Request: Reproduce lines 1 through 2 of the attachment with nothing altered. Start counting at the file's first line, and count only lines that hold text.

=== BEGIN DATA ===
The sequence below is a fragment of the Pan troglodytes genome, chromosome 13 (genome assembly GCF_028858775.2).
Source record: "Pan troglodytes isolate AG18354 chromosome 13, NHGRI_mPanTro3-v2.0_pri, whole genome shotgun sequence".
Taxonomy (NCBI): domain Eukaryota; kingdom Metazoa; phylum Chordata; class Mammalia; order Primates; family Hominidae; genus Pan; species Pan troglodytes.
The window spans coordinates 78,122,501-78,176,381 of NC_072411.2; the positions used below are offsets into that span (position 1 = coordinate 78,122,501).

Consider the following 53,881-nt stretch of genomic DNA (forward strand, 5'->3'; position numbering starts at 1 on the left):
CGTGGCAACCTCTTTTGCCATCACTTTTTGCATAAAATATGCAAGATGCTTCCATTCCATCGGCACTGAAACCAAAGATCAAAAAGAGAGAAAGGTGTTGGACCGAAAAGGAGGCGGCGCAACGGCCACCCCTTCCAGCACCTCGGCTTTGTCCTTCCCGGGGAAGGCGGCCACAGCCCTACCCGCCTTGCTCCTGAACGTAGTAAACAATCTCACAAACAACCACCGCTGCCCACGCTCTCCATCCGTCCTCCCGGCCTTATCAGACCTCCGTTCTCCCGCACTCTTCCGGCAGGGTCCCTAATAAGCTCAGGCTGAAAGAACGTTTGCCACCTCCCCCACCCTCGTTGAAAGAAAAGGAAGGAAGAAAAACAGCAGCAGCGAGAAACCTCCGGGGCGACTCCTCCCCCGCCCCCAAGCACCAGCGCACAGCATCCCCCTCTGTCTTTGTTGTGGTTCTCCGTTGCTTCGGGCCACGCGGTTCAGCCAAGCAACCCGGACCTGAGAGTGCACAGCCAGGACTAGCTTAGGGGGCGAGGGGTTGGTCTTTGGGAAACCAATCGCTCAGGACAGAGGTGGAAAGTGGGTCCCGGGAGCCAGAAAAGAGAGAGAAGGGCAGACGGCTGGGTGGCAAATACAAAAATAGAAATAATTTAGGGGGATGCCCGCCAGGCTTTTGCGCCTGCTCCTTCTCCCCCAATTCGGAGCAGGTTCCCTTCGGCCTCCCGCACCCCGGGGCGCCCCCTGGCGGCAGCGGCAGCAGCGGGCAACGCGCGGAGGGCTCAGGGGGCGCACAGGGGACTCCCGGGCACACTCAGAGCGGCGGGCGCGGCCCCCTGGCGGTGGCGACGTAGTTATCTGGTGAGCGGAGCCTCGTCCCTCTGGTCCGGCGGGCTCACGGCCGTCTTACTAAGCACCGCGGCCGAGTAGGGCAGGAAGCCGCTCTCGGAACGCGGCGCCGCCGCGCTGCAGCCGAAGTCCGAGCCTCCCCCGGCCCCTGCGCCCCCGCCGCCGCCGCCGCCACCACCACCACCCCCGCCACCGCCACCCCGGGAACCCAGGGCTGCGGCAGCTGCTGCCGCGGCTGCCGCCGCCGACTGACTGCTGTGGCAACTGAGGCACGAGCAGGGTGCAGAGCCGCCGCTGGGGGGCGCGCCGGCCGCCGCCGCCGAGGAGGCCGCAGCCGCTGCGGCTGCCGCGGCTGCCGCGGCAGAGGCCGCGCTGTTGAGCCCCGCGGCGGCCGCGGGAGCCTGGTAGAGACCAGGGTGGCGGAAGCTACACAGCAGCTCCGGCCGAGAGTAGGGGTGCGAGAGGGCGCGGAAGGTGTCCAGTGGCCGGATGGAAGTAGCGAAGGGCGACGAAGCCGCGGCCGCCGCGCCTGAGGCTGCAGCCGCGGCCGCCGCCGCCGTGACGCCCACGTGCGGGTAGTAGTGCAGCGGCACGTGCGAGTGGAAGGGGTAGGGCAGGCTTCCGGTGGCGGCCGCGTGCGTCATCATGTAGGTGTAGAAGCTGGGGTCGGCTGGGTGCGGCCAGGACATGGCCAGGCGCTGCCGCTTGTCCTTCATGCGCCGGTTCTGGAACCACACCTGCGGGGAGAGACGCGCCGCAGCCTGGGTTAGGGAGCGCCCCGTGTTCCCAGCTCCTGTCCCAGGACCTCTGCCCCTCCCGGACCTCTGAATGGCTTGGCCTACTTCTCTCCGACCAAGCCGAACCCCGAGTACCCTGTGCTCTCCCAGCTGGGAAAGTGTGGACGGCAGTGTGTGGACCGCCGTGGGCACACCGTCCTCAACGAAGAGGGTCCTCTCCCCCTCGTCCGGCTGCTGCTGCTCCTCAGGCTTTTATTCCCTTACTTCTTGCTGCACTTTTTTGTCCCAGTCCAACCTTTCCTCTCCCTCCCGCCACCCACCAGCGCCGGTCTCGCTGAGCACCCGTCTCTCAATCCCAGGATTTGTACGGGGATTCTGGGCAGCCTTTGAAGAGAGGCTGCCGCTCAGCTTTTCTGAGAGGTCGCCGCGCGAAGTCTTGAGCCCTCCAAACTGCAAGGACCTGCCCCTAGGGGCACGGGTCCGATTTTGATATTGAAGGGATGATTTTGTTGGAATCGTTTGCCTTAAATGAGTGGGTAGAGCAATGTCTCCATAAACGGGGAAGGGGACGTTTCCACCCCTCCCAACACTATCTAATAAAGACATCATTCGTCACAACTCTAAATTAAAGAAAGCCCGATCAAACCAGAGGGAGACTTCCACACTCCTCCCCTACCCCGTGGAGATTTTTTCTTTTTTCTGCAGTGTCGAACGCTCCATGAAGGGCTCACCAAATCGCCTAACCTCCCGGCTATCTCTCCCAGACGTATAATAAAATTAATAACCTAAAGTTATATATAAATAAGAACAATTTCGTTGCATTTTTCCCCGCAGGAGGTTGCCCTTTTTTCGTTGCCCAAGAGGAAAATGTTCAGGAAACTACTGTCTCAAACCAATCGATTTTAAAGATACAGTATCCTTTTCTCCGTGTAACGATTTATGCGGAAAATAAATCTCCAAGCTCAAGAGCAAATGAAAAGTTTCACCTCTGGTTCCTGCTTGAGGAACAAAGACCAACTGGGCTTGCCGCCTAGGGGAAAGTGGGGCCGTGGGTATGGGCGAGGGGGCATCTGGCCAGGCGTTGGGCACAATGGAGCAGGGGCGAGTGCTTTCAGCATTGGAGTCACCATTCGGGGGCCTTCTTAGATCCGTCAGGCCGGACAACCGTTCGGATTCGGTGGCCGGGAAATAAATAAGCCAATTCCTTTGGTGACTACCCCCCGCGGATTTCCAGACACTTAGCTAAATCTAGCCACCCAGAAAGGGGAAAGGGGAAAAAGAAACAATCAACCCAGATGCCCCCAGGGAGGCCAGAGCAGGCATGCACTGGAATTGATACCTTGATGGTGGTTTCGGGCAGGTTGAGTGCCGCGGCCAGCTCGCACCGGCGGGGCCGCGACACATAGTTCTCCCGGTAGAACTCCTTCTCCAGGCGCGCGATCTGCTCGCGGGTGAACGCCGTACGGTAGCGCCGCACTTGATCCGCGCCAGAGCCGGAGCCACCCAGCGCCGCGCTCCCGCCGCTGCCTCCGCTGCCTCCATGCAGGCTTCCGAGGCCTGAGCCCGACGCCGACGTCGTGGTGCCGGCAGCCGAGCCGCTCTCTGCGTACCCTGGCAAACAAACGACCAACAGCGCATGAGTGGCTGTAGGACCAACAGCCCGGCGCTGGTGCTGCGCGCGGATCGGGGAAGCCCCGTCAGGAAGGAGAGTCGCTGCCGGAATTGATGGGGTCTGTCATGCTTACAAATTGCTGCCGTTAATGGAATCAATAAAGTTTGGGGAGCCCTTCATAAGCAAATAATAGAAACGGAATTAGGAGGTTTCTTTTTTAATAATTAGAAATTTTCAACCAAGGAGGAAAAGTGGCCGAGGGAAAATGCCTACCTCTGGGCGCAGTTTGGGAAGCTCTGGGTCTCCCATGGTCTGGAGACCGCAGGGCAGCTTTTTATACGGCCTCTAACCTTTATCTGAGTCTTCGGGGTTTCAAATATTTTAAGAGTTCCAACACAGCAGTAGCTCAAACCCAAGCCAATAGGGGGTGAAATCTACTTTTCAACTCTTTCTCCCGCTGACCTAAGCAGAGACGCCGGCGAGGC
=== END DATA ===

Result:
The sequence below is a fragment of the Pan troglodytes genome, chromosome 13 (genome assembly GCF_028858775.2).
Source record: "Pan troglodytes isolate AG18354 chromosome 13, NHGRI_mPanTro3-v2.0_pri, whole genome shotgun sequence".